I (Rob) haven’t been using facebook for the last year and a half or so and somewhat surprisingly I have not missed it. After watching the Frontline specials on Facebook, looking through a downloaded copy of my data, and thinking about my feelings it was an easy choice to deactivate my account.
While the purpose of the service is to connect with people I almost always felt the opposite to be true as my posts and thoughts went unacknowledged in the vacuum of Facebook.
The service left me feeling like I was wasting my time. I would frequently let Facebook take me away from productive or engaged activities and this needed to stop. Cast in the best light it is a weak form of “connection” as if pushing a “like” button could possibly indicate care and empathy for others.
I’ve also harbored strong feelings about the practices of the company in ignoring privacy and pushing conflict to the front of the feed. In my experience, the optimization for “engagement” was often a proxy for conflict. Rather than connecting people, the service is optimized to push us apart. My feelings were amplified after reviewing a copy of my facebook data and watching the Frontline specials on Facebook.
My Facebook Data
Prior to deactivating my account I downloaded all my data. My intent was to save my posts and repost them on this blog. It feels good to have all my data in one place, in an open and add-free environment, on a site that I control, where we can thoughtfully post without danger of exploitation by advertisers.
It was fun to look through my posts and see how they changed over the years. My impression is that there was more engagement early on in the years of the platform. I could see playful banter and happy exchanges between me and some good friends. This waned significantly in the last several years as more and more of my posts went unanswered or unacknowledged (whether people were less interested in my thoughts or because of facebook’s engagement algorithm).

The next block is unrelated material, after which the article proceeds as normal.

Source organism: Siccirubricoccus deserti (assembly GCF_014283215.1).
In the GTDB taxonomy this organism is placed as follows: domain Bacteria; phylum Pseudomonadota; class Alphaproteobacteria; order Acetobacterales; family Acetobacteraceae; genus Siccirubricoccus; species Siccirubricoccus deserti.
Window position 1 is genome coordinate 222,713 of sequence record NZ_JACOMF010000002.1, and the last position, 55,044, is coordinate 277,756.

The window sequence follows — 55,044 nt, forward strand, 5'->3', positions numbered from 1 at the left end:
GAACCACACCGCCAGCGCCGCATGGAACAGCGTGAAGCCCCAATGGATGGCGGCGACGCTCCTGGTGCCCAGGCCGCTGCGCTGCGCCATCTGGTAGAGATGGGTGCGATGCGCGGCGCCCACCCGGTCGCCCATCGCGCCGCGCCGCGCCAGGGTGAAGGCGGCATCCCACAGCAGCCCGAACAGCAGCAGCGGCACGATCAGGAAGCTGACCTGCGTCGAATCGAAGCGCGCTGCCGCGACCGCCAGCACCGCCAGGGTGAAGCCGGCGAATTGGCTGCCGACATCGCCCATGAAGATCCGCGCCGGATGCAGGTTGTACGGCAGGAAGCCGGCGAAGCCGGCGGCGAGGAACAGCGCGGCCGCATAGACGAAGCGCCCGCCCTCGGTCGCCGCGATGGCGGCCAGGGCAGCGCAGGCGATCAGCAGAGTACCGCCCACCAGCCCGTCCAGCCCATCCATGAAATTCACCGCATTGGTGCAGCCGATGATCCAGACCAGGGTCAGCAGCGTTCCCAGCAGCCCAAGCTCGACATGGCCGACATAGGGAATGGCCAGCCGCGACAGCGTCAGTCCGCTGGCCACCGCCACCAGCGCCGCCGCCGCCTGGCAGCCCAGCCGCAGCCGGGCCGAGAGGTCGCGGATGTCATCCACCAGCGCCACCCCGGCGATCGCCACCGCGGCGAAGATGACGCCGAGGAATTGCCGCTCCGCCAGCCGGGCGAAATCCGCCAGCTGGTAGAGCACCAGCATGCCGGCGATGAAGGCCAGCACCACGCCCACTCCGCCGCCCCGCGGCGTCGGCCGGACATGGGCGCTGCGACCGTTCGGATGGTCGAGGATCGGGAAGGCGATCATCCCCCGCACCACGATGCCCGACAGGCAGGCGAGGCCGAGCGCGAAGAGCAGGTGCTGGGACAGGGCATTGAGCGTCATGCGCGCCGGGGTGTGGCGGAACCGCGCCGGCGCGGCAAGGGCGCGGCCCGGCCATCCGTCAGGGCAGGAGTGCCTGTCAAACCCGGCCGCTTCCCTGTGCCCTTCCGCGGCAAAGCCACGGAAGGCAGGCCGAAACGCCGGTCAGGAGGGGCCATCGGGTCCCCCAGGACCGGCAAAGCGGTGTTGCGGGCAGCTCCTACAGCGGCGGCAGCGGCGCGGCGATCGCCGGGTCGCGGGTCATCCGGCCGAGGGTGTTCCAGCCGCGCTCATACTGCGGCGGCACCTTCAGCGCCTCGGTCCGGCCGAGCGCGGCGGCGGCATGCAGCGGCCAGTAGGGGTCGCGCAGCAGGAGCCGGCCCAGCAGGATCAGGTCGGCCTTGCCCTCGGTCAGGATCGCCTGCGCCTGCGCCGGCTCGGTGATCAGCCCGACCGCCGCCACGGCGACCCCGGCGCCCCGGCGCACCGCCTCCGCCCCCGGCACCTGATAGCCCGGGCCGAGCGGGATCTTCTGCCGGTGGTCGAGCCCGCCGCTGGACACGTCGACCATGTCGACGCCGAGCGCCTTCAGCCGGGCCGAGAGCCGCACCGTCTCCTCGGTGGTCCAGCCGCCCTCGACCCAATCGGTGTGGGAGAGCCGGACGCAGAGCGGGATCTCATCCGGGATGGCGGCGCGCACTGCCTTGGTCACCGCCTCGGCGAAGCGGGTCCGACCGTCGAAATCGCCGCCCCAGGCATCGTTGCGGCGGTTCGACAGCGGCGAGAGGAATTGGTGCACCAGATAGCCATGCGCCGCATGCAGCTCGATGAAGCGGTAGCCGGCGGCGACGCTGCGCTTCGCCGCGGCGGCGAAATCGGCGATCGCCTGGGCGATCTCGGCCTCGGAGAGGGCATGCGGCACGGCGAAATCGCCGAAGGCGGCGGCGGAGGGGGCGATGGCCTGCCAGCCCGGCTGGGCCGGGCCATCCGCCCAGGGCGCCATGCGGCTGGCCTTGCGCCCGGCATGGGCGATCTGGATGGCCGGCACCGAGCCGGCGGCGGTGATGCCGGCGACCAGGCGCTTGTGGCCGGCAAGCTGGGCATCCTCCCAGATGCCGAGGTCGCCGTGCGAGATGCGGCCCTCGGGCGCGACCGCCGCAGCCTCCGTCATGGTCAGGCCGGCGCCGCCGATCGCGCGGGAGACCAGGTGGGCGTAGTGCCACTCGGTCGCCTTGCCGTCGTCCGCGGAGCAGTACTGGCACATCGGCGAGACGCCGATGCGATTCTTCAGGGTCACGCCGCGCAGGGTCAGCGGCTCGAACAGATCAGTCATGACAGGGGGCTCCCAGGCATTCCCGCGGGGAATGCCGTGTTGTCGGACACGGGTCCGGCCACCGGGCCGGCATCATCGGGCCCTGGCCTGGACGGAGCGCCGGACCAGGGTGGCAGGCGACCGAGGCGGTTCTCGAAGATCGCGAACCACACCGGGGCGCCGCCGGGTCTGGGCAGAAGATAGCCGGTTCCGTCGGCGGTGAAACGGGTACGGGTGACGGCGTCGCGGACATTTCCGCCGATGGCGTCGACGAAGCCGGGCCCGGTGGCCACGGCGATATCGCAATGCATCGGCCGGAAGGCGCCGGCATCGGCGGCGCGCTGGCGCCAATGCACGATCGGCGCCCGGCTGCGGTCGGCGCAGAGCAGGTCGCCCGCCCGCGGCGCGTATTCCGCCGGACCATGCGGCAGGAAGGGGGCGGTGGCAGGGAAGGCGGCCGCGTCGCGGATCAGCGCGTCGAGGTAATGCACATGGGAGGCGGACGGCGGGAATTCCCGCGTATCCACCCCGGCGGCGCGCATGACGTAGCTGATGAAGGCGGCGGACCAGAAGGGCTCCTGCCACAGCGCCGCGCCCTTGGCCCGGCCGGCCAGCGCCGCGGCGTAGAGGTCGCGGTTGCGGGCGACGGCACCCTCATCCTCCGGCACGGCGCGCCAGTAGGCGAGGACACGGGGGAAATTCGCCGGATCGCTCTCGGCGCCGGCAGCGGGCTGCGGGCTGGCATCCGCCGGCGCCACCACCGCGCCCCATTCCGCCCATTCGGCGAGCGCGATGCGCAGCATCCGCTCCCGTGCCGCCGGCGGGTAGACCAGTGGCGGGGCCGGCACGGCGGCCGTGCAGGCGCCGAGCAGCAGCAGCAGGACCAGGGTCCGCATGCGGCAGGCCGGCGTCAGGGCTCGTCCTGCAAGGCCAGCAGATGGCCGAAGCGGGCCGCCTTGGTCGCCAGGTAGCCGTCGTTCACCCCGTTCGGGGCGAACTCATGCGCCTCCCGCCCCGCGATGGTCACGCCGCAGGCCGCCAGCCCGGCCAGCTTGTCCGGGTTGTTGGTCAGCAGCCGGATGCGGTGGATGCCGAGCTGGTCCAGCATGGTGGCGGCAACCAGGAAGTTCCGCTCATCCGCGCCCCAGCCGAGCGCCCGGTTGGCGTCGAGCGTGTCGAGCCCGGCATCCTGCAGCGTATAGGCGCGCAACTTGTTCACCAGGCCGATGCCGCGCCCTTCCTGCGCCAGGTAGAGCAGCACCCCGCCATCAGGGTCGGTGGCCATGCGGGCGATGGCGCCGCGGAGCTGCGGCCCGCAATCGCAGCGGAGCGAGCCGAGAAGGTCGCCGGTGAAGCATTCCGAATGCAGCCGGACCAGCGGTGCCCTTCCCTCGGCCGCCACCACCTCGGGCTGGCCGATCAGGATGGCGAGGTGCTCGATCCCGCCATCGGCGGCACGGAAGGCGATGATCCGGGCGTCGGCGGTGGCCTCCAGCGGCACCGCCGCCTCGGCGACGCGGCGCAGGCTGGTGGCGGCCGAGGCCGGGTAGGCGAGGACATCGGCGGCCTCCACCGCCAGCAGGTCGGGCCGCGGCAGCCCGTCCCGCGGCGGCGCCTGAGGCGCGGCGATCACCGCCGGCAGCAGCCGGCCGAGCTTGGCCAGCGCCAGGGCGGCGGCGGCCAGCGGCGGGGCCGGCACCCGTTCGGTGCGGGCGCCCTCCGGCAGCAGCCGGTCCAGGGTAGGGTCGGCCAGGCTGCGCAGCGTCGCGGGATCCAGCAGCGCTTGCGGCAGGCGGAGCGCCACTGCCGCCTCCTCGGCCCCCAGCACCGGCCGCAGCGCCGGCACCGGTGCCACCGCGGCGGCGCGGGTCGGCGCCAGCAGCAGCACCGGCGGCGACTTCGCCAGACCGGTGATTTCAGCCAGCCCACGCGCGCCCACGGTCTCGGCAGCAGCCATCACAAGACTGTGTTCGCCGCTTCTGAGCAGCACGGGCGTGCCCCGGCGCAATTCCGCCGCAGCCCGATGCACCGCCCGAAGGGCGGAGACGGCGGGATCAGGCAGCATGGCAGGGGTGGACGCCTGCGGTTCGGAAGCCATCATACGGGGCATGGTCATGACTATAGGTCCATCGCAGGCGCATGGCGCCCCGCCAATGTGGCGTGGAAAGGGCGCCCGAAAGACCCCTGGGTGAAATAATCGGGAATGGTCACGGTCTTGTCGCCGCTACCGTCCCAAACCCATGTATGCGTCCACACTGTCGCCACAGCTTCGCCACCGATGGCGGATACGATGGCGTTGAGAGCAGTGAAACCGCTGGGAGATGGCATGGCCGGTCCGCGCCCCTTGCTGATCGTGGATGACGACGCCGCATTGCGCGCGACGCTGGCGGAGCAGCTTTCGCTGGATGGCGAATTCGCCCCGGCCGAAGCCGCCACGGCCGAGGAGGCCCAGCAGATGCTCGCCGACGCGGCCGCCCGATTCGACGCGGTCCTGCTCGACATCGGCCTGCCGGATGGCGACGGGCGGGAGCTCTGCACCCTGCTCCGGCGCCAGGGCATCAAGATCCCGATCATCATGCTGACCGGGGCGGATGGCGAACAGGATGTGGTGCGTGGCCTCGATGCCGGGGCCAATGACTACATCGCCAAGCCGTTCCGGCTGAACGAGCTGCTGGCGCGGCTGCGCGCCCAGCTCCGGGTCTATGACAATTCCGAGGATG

The facebook data download includes a list of my ad interests and another list of advertisers that have downloaded a contact list with a copy of my profile information. I participated in very few groups, “liked” very few items, hid or deleted most my personal information, and didn’t allow the facebook app access to my location data. Even with all my precautions, the list of companies that had accessed my data is incredibly long. I can only imagine how long the list is for people that like a lot of companies, play facebook games, and keep their profiles full of up-to-date information. Yikes!
Facebook prepared an advertising personality profile for me “based on your facebook activity and other actions that help us show you relevant ads” (or show me manipulative ads based on my interests, insecurities, and passions). The abridged profile includes the following:
- Action Movies
- Alternative Rock
- Various Bands and Musicians
- Lord of the Rings
- Consumer Electronics
- Various Religious Figures and Sites of The Church of Jesus Christ of Latter-day Saints
- Folk Rock
- French Language
- Hiking Trails
- Fantasy Movies
- Lehi, Utah
- The Republican Party
- Rocks (Geology)
- Science Fiction Movies
- Star Trek
- Utah County
- Wait Wait… Don’t Tell Me!
- A bunch of random people I’ve never heard of…
I have to say that paints a pretty accurate picture of my interests (not so much the republican party and the random people). It is definitely enough information to feed me relevant manipulative ads and posts.
Next we’ll turn to the list of companies that have accessed my profile data. Keep in mind that up until a couple years ago Facebook had no idea what companies were doing with this information and frankly didn’t really care. Each of these companies received my profile data and the advertising profile that Facebook created for me. The list includes 2,321 companies and that seems outrageous considering that I kept my settings very locked down. Unfortunately, I’m concerned my list might be comparatively small.
The Facebook Dilemma
I can’t really outline all the things I learned that were shocking, yet not surprising, as the combined run-time approaches 2 hours, but watching was well worth my time. The main themes that I took away from the show that greatly contributed to deactivating my account include, emphasis on growth above all other concerns, disdain for user data privacy, manipulation of users by advertisers (and political interests), the engagement model prioritizing controversial content (thereby pushing people apart), creating a ripe ecosystem for fake news content, and being “slow” to do anything but grow.
Deactivating my account means that all my information is hidden, just not deleted (I might still delete my account in full but I’m not quite ready for that yet). I will no longer be searchable on facebook and that is just fine with me. If you want to see what I’m doing you can keep reading here, send me a text message, or we can get some food together. I already know (as I haven’t been using the service of the last 1.5 years) that I’ll be happier without Facebook.